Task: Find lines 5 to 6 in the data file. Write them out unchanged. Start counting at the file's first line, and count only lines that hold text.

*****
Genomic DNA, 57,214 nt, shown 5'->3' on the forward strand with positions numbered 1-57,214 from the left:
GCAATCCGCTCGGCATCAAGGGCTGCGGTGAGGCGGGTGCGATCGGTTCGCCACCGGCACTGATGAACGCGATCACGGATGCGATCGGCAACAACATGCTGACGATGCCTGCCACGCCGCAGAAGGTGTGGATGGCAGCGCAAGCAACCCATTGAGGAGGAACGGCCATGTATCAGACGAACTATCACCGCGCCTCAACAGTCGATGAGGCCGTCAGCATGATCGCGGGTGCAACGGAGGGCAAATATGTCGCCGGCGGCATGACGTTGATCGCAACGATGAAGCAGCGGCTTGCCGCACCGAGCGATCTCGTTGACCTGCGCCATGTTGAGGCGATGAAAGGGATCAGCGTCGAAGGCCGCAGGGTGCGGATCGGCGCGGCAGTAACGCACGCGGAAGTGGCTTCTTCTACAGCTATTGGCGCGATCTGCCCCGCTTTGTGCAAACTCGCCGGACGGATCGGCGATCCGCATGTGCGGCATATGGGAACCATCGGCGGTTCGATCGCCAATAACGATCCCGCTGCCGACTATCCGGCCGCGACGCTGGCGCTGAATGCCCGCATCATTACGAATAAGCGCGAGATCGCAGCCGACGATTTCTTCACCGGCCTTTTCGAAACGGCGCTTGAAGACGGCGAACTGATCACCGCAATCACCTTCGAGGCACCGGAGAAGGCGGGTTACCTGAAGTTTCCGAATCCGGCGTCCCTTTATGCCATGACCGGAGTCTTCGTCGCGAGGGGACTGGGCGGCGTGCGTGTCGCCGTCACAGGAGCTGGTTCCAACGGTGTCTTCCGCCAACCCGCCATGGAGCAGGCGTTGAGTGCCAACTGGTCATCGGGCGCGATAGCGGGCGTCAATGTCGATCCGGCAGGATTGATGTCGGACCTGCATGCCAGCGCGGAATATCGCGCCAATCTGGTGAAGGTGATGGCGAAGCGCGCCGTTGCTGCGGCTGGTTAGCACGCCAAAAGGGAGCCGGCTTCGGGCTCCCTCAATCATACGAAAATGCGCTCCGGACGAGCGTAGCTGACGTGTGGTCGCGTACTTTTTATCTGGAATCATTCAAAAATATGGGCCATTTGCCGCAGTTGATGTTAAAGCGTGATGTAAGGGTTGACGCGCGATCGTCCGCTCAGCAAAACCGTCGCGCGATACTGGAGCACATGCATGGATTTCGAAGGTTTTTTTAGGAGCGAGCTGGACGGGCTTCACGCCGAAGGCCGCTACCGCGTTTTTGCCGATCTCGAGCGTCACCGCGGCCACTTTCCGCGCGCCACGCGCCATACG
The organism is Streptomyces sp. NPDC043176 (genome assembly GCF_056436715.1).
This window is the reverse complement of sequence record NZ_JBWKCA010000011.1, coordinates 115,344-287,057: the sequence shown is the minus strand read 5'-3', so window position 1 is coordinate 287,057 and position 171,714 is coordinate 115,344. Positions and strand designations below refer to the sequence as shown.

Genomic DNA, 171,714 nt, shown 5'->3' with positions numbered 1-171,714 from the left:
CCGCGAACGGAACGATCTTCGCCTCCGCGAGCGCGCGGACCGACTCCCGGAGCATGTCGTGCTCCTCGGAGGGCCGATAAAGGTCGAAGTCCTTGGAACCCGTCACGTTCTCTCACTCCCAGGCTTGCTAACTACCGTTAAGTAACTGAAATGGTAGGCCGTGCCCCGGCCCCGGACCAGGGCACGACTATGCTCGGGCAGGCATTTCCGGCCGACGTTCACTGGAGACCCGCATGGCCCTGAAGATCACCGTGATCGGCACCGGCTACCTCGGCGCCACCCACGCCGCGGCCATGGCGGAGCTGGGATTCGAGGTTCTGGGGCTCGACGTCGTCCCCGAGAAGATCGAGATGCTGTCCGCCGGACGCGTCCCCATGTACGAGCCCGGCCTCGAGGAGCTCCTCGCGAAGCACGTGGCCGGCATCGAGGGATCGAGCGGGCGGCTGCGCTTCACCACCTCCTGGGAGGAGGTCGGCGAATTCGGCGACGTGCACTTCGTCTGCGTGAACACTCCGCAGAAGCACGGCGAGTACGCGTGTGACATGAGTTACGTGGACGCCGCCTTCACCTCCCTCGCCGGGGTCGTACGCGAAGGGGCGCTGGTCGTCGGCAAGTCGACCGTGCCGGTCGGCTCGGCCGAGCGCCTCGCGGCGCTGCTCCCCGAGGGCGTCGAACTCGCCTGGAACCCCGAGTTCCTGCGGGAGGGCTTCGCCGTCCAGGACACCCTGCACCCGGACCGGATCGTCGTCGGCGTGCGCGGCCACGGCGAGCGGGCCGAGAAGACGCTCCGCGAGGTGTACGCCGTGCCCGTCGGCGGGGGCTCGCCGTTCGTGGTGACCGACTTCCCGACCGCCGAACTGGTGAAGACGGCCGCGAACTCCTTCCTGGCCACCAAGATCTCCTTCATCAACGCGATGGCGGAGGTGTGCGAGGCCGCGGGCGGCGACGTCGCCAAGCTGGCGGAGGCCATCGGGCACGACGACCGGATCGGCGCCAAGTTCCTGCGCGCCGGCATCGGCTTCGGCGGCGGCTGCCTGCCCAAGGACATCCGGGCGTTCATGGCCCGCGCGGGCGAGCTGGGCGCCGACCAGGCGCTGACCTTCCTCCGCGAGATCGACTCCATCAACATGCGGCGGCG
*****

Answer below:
Genomic DNA, 171,714 nt, shown 5'->3' with positions numbered 1-171,714 from the left:
CCGCGAACGGAACGATCTTCGCCTCCGCGAGCGCGCGGACCGACTCCCGGAGCATGTCGTGCTCCTCGGAGGGCCGATAAAGGTCGAAGTCCTTGGAACCCGTCACGTTCTCTCACTCCCAGGCTTGCTAACTACCGTTAAGTAACTGAAATGGTAGGCCGTGCCCCGGCCCCGGACCAGGGCACGACTATGCTCGGGCAGGCATTTCCGGCCGACGTTCACTGGAGACCCGCATGGCCCTGAAGATCACCGTGATCGGCACCGGCTACCTCGGCGCCACCCACGCCGCGGCCATGGCGGAGCTGGGATTCGAGGTTCTGGGGCTCGACGTCGTCCCCGAGAAGATCGAGATGCTGTCCGCCGGACGCGTCCCCATGTACGAGCCCGGCCTCGAGGAGCTCCTCGCGAAGCACGTGGCCGGCATCGAGGGATCGAGCGGGCGGCTGCGCTTCACCACCTCCTGGGAGGAGGTCGGCGAATTCGGCGACGTGCACTTCGTCTGCGTGAACACTCCGCAGAAGCACGGCGAGTACGCGTGTGACATGAGTTACGTGGACGCCGCCTTCACCTCCCTCGCCGGGGTCGTACGCGAAGGGGCGCTGGTCGTCGGCAAGTCGACCGTGCCGGTCGGCTCGGCCGAGCGCCTCGCGGCGCTGCTCCCCGAGGGCGTCGAACTCGCCTGGAACCCCGAGTTCCTGCGGGAGGGCTTCGCCGTCCAGGACACCCTGCACCCGGACCGGATCGTCGTCGGCGTGCGCGGCCACGGCGAGCGGGCCGAGAAGACGCTCCGCGAGGTGTACGCCGTGCCCGTCGGCGGGGGCTCGCCGTTCGTGGTGACCGACTTCCCGACCGCCGAACTGGTGAAGACGGCCGCGAACTCCTTCCTGGCCACCAAGATCTCCTTCATCAACGCGATGGCGGAGGTGTGCGAGGCCGCGGGCGGCGACGTCGCCAAGCTGGCGGAGGCCATCGGGCACGACGACCGGATCGGCGCCAAGTTCCTGCGCGCCGGCATCGGCTTCGGCGGCGGCTGCCTGCCCAAGGACATCCGGGCGTTCATGGCCCGCGCGGGCGAGCTGGGCGCCGACCAGGCGCTGACCTTCCTCCGCGAGATCGACTCCATCAACATGCGGCGGCG